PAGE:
The Films of Yuri Norstein: An Animator's Journey


Location: Browning Cinema, DeBartolo Performing Arts Center

Tale of Tales

Clare Kitson will introduce the 6:30 pm screening.

Tickets: $6, $5 faculty/staff, $4 seniors, and $3 all students
574-631-2800 or visit the DeBartolo Performing Arts Center website

Accolades such as ‘the greatest of all time’ are often suspect as they generally represent the narrow concerns and values of the moment the judgement is made, but when in 1984 a group of animators in Los Angeles voted Yuri Norstein’s Tale of Tales (1979) the all-time greatest animation film, they clearly reflected the esteem in which this Russian animator was and continues to be held by the animation community. Tale of Tales is deeply rooted in Russian history, myth and sensibility. It combines memories of childhood and war, and contrasts the romantic past with the threadbare present. The events throughout are observed by a little wolf, a figure common in Russian folklore, though in this case without the usual menacing overtones. Not only does the film have various layers of meaning, it is also complex in how it was made, with Norstein using paper cut-outs and drawings on different levels of glass under the rostrum camera.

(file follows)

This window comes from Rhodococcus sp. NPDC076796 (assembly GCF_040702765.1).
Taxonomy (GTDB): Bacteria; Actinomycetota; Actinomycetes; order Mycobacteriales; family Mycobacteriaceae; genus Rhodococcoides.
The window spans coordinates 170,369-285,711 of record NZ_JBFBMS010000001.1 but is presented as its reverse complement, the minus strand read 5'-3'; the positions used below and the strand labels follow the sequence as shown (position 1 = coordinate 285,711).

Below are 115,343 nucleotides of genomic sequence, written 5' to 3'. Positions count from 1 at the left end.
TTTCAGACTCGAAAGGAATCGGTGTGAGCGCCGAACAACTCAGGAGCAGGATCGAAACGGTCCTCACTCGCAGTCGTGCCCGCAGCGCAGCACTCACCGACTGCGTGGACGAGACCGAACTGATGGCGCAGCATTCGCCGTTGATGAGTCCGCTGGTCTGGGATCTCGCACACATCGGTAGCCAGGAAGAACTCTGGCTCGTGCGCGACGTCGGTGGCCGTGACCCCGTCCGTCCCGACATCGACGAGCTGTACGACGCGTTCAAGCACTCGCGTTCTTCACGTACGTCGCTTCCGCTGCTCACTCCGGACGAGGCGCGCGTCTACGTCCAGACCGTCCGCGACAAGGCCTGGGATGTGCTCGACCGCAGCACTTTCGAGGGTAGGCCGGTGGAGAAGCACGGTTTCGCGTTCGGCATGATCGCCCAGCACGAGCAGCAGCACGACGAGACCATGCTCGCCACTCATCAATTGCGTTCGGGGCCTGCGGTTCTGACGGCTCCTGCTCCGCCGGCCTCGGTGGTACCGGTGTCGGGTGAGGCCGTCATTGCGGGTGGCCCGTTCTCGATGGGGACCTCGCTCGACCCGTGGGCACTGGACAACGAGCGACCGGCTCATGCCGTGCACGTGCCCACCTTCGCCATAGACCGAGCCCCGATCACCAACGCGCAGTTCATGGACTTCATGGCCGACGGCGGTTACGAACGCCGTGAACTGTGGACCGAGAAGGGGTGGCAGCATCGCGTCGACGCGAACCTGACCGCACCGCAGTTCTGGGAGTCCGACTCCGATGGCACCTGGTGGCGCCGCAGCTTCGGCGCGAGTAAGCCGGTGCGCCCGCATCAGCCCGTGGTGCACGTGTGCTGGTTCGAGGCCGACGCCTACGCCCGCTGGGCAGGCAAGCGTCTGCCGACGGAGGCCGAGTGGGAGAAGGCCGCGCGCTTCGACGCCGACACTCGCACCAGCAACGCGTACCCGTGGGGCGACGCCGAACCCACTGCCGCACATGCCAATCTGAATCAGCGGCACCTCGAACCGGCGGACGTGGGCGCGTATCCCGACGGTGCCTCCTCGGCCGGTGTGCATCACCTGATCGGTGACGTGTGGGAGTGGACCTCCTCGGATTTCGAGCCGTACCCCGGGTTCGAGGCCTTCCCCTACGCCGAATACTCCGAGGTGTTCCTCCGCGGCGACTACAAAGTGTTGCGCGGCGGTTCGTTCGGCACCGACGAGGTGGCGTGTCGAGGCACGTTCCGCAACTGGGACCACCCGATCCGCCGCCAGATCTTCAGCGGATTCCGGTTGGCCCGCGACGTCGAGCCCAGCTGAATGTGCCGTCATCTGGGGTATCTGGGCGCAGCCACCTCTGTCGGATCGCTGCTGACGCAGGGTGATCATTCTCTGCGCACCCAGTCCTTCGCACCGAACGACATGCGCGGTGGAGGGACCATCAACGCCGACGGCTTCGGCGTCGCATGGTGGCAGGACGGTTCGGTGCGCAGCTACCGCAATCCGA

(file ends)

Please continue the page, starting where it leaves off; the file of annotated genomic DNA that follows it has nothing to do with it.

NR, 120 minutes
Russian language with English subtitles

Clare Kitson scheduled animation programmes at the Los Angeles County Museum of Art in the early 70s and was a programmer at the National Film Theatre in the 80s. From 1989 to 1999 she commissioned animation for Britain’s famous Channel 4. Her highly-praised book Yuri Norstein and Tale of Tales: An animator’s journey (John Libbey Publishing) appeared in 2005. Clare Kitson’s latest book, British animation: The Channel 4 factor is soon to be published by Parliament Hill Publishing.